Art has never been a strong area of practice in my life. Yes, I’m one of those whose free-handed horses always looked more like a dog with fat legs than anything resembling a horse. Somehow my sisters and brother seem to have received all of the artistic genes in the family! I’ve been ok with it though, as my children have been fairly satisfied with mommy’s drawings consisting of mainly stick figures.
But with 3 budding artists in the family, and one of them becoming frustrated with picturing something he wants to draw and not being able to get it out on paper (buddy, I can totally relate!), I have been trying to focus some more time on art and drawing instruction. And since I clearly have no idea where to start, I’ve been keeping my eyes open for teaching opportunities and curriculum that will help me do the job.
Enter Creating a Masterpiece, a DVD tutorial program that covers a broad range of art types and forms. 5 levels of difficulty encompassing the basics, such as acrylic, pencil/charcoal, and pastels, through watercolor, and on to more advanced and specialized projects such as copper tooling, silk painting and sculpting.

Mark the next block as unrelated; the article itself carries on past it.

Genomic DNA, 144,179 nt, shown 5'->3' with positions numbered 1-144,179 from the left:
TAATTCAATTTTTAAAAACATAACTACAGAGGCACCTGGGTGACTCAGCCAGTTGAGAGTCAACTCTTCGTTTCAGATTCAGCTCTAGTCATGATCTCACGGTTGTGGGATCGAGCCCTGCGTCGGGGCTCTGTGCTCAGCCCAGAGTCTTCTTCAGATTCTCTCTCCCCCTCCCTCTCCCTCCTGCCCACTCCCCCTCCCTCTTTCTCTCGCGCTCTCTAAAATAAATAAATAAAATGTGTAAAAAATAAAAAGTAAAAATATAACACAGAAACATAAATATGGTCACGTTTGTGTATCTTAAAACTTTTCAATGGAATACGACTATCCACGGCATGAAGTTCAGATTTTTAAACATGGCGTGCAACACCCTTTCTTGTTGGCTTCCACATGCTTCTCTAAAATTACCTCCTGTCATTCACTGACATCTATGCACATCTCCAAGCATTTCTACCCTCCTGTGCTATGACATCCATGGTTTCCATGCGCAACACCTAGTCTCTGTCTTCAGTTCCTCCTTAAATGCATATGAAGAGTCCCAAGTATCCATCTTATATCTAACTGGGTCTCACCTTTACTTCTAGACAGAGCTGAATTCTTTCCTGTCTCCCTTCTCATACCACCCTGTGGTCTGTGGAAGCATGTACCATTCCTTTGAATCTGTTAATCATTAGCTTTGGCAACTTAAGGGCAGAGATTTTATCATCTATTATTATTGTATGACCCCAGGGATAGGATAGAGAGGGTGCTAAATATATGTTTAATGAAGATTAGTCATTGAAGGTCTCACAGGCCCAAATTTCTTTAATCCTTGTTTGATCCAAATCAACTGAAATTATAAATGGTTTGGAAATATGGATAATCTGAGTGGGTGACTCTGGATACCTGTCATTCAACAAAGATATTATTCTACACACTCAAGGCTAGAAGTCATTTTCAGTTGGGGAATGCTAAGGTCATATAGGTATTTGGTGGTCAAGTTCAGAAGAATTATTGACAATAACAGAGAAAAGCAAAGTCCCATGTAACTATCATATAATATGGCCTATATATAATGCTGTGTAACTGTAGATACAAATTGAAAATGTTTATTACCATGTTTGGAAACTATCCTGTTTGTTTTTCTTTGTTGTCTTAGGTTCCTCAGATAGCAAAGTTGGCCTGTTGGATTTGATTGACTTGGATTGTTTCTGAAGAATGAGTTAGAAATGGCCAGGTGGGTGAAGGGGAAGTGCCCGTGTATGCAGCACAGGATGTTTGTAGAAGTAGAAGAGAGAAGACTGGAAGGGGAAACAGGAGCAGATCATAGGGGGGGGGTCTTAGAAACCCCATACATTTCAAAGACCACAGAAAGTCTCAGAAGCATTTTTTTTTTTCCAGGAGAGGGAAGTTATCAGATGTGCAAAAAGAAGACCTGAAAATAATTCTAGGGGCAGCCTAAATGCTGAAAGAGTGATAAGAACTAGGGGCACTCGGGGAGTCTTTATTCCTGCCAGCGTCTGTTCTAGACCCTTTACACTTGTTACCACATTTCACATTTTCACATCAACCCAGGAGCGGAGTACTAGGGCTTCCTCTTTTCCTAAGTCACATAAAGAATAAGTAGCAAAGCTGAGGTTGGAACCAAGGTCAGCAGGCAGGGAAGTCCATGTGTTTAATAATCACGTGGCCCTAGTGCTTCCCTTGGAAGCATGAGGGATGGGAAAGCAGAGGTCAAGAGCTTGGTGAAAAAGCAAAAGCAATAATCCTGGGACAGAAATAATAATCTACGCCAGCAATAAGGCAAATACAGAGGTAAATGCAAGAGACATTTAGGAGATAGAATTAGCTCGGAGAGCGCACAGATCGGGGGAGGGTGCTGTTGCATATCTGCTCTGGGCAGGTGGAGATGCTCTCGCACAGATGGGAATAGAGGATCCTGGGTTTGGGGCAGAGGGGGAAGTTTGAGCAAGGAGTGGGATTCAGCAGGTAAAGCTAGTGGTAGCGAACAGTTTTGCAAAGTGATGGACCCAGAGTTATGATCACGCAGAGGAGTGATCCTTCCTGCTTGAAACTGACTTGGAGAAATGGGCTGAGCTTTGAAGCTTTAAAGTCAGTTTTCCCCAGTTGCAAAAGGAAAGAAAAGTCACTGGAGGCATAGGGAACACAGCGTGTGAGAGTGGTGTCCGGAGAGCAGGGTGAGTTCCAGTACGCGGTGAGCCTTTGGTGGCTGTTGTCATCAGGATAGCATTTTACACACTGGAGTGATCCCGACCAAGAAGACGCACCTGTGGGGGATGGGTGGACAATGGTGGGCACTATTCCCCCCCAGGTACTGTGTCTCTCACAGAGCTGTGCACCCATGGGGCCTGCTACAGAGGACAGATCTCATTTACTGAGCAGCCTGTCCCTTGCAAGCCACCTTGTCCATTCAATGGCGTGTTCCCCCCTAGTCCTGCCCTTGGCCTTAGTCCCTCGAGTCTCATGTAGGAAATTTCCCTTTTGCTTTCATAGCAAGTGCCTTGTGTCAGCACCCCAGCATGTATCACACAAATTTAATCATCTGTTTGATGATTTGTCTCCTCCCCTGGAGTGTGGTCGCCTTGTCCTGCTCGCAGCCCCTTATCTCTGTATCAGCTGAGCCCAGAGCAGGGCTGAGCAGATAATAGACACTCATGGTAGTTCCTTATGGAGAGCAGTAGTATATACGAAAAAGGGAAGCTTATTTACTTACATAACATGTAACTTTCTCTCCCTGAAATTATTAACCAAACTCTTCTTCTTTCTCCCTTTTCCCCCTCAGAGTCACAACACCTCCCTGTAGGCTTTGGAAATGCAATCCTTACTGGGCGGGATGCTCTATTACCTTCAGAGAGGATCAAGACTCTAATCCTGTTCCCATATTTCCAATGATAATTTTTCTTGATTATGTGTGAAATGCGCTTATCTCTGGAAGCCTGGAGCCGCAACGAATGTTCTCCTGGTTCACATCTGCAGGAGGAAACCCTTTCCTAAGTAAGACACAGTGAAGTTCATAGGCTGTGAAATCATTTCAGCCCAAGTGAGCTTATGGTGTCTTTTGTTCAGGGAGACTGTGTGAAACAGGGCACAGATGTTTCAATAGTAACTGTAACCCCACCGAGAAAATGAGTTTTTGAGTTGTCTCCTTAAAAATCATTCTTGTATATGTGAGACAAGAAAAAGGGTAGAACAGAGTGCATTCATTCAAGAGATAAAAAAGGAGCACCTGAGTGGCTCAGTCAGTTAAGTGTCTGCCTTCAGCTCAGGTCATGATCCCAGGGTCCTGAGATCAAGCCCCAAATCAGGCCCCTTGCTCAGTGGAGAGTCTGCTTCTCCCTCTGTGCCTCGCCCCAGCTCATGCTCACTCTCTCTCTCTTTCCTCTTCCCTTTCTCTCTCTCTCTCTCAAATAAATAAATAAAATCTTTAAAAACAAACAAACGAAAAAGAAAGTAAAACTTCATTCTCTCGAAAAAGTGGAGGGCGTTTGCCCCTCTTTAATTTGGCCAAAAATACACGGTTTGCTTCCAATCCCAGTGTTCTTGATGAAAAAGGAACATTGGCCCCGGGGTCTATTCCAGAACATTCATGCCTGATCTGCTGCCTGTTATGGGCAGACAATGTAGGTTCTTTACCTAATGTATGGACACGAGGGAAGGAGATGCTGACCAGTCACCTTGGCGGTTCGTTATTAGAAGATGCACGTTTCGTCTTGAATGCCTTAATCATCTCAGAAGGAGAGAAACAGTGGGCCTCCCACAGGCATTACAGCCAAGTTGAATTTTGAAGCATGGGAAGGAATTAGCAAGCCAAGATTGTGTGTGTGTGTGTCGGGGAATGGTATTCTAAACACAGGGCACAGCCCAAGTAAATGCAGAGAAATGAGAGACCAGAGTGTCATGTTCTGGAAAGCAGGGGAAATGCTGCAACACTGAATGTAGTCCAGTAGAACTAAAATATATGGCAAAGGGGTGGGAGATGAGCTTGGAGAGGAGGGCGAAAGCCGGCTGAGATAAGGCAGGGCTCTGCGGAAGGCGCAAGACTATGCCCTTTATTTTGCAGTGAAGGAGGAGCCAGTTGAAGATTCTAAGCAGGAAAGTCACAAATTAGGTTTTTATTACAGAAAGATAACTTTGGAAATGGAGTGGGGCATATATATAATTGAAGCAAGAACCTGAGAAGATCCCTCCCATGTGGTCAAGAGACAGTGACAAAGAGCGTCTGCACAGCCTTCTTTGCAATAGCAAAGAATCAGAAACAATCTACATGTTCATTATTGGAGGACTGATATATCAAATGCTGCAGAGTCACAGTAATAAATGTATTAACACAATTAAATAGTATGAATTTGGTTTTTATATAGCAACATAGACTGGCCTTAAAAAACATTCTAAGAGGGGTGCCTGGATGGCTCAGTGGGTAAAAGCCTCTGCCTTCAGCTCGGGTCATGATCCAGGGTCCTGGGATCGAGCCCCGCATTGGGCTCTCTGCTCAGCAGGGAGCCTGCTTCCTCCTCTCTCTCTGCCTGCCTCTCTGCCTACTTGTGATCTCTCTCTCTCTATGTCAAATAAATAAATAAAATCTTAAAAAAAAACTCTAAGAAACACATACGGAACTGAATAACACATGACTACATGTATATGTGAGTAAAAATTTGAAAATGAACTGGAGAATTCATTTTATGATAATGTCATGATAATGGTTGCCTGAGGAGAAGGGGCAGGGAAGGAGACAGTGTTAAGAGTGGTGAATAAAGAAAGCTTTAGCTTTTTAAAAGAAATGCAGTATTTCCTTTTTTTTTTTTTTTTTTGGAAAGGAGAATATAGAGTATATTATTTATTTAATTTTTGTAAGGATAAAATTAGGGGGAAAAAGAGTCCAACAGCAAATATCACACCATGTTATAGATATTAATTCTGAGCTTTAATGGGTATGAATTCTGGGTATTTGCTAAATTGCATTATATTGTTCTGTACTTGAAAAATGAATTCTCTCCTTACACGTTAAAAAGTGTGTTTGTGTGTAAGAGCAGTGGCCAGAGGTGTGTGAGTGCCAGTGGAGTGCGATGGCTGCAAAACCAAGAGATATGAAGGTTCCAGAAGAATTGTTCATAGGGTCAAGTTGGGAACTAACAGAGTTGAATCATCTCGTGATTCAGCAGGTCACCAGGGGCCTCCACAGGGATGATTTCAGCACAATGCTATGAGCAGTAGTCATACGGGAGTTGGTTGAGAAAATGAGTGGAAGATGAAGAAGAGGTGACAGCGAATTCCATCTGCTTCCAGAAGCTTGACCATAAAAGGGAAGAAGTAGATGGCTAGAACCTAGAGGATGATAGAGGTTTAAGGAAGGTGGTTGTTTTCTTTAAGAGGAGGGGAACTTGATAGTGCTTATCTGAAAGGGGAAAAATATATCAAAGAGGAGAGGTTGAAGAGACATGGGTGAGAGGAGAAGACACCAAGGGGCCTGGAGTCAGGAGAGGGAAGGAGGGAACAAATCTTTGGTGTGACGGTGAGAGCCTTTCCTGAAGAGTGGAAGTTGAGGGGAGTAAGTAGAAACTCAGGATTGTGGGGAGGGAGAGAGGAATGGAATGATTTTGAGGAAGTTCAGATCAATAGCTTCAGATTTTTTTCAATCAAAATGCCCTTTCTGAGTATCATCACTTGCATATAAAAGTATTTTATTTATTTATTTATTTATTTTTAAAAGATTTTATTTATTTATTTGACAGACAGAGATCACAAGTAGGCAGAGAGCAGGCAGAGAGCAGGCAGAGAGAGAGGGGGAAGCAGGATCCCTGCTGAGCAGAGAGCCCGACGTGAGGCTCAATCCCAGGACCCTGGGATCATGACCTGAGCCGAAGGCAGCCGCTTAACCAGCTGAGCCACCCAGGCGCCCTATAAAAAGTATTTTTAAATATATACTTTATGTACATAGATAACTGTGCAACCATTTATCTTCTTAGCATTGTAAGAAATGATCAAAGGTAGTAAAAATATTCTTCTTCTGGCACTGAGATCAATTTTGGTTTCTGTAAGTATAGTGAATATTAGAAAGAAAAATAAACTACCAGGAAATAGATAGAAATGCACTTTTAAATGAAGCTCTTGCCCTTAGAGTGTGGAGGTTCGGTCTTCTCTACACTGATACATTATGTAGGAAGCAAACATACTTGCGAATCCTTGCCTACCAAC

Your instructor is Sharon Hofer, an internationally known artist who started up Hidden Acres Art School and has been teaching art instruction for 17 years. Creating a Masterpiece was born out of Sharon’s desire to allow many more children than she was able to accept into her classes to be introduced to and experience instruction in art.
As I mentioned, we are just starting to get our feet wet in the art realm, dabbling in different art forms and learning as we go. So when I received Freedom’s Eagle Silk Dying Project, I was more than a little nervous. I have only wielded a paintbrush for the purpose of painting a picture once or twice in the last 10 years, and the resulting painting was rather unobvious. Not to mention I had to chuckle a little, since we are Canadian, and Freedom’s Eagle is a VERY American piece! However, I have always loved eagles (my favourite verse remains Isaiah 40:31!) and we have many dear American friends, so I knew the project would be enjoyable.
The DVD is about an hour in length and divided up into 5 sessions. I highly recommend previewing the project before you begin, so you have an idea of how much time is involved. By doing this, you will also familiarize yourself with the steps and instruction so you can help your students along the way. On the back of each DVD is a list of the exact supplies you will need for the project, so be sure to pick them up before you begin!
Sharon has a very cheerful, outgoing, encouraging teaching manner. She’s very easy to listen to, and her instructions are very clear and easy to follow, even for my youngest son. The Boy is 8 and JJ is 6 and though I wasn’t sure that JJ would be able to keep up, I was astounded at how attentive, interested and on the ball he was!
Though the DVD is an hour long, we definitely had to pause at certain points for the boys to catch up in their drawing – one of them is a definite perfectionist, he takes after his momma :D